Chemotherapy in Cutaneous Melanoma: Is There Still a Role?
Pham JP, Joshua AM, da Silva IP, Dummer R, Goldinger SM. Curr Oncol Rep. 2023 Mar 29. doi: 10.1007/s11912-023-01385-6. Epub ahead of print. PMID: 36988735.
Purpose of review: In the preceding decade, the management of metastatic cutaneous melanoma has been revolutionised with the development of highly effective therapies including immune checkpoint inhibitors (specifically CTLA-4 and PD-1 inhibitors) and targeted therapies (BRAF and MEK inhibitors). The role of chemotherapy in the contemporary management of melanoma is undefined.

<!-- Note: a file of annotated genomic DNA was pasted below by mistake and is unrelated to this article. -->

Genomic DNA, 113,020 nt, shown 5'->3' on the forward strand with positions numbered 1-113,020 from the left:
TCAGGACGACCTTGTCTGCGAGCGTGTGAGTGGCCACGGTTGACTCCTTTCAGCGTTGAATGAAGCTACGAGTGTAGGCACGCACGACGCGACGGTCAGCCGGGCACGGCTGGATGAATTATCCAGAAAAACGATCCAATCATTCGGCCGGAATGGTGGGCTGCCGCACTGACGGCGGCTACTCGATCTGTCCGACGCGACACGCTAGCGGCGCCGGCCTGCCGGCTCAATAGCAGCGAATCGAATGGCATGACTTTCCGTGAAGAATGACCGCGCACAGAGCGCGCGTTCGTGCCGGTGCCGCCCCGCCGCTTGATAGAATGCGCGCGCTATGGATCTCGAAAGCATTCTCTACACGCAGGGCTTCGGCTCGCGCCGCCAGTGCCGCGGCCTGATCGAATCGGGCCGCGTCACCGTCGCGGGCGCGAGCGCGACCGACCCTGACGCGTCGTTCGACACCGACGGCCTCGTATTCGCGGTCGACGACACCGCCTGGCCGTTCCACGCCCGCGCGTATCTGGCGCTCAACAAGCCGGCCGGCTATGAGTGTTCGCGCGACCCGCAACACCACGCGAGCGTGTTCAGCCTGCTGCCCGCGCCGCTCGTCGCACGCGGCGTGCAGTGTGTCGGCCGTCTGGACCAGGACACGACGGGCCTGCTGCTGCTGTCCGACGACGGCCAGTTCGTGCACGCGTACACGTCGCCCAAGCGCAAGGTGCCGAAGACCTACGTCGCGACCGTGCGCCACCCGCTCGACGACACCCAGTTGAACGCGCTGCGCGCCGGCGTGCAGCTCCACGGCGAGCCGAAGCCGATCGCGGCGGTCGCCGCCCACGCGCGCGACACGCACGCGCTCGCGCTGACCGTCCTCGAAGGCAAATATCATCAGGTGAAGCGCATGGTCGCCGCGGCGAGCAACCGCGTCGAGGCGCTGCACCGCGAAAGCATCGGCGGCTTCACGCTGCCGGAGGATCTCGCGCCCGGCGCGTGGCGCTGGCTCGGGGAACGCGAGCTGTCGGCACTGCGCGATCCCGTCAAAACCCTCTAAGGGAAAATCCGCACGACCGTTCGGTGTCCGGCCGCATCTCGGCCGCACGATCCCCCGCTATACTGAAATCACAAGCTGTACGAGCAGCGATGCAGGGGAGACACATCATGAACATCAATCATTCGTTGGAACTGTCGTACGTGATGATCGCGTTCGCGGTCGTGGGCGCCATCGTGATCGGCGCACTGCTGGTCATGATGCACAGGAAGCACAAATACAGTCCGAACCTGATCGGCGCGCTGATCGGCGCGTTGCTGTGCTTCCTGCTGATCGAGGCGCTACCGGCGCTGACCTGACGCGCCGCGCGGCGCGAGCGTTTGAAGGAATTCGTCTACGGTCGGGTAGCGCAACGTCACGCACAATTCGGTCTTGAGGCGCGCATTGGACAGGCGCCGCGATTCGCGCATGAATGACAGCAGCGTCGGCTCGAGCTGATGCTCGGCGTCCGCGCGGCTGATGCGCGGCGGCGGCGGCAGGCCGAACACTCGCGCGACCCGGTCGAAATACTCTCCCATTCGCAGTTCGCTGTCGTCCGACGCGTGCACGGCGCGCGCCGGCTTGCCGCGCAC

Recent findings: Extended analyses highlight substantially improved 5-year survival rates of approximately 50% in patients with metastatic melanoma treated with first-line therapies. However, most patients will progress on these first-line treatments. Sequencing of chemotherapy following failure of targeted and immunotherapies is associated with low objective response rates and short progression-free survival, and thus, meaningful benefits to patients are minimal. Chemotherapy has limited utility in the contemporary management of cutaneous melanoma (with a few exceptions, discussed herein) and should not be the standard treatment sequence following failure of first-line therapies. Instead, enrolment onto clinical trials should be standard-of-care in these patients.